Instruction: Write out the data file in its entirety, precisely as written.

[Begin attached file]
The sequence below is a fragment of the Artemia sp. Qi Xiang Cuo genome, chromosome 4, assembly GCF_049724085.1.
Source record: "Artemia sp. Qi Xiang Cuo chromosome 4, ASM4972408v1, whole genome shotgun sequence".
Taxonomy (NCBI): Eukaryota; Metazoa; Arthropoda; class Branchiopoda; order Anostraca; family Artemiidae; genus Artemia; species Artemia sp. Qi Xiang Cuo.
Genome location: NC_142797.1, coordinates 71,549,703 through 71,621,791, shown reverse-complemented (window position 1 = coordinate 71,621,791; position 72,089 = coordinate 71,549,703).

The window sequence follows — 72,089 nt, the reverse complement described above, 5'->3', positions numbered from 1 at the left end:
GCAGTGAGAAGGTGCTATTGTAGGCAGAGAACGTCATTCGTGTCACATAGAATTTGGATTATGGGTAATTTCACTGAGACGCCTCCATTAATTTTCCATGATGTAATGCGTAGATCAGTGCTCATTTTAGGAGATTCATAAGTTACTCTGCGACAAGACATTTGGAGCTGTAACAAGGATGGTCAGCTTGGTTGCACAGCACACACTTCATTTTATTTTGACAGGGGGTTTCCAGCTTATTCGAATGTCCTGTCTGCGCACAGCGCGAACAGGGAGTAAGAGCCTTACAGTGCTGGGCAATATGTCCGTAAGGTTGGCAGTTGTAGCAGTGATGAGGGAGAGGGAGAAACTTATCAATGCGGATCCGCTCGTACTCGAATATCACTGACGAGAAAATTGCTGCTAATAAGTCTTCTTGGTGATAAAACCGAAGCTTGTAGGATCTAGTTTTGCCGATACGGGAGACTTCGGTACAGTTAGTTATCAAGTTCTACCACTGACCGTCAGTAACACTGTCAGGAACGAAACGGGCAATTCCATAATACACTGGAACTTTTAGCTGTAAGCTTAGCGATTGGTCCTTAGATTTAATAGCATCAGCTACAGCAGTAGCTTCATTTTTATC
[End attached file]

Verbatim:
The sequence below is a fragment of the Artemia sp. Qi Xiang Cuo genome, chromosome 4, assembly GCF_049724085.1.
Source record: "Artemia sp. Qi Xiang Cuo chromosome 4, ASM4972408v1, whole genome shotgun sequence".
Taxonomy (NCBI): Eukaryota; Metazoa; Arthropoda; class Branchiopoda; order Anostraca; family Artemiidae; genus Artemia; species Artemia sp. Qi Xiang Cuo.
Genome location: NC_142797.1, coordinates 71,549,703 through 71,621,791, shown reverse-complemented (window position 1 = coordinate 71,621,791; position 72,089 = coordinate 71,549,703).

The window sequence follows — 72,089 nt, the reverse complement described above, 5'->3', positions numbered from 1 at the left end:
GCAGTGAGAAGGTGCTATTGTAGGCAGAGAACGTCATTCGTGTCACATAGAATTTGGATTATGGGTAATTTCACTGAGACGCCTCCATTAATTTTCCATGATGTAATGCGTAGATCAGTGCTCATTTTAGGAGATTCATAAGTTACTCTGCGACAAGACATTTGGAGCTGTAACAAGGATGGTCAGCTTGGTTGCACAGCACACACTTCATTTTATTTTGACAGGGGGTTTCCAGCTTATTCGAATGTCCTGTCTGCGCACAGCGCGAACAGGGAGTAAGAGCCTTACAGTGCTGGGCAATATGTCCGTAAGGTTGGCAGTTGTAGCAGTGATGAGGGAGAGGGAGAAACTTATCAATGCGGATCCGCTCGTACTCGAATATCACTGACGAGAAAATTGCTGCTAATAAGTCTTCTTGGTGATAAAACCGAAGCTTGTAGGATCTAGTTTTGCCGATACGGGAGACTTCGGTACAGTTAGTTATCAAGTTCTACCACTGACCGTCAGTAACACTGTCAGGAACGAAACGGGCAATTCCATAATACACTGGAACTTTTAGCTGTAAGCTTAGCGATTGGTCCTTAGATTTAATAGCATCAGCTACAGCAGTAGCTTCATTTTTATC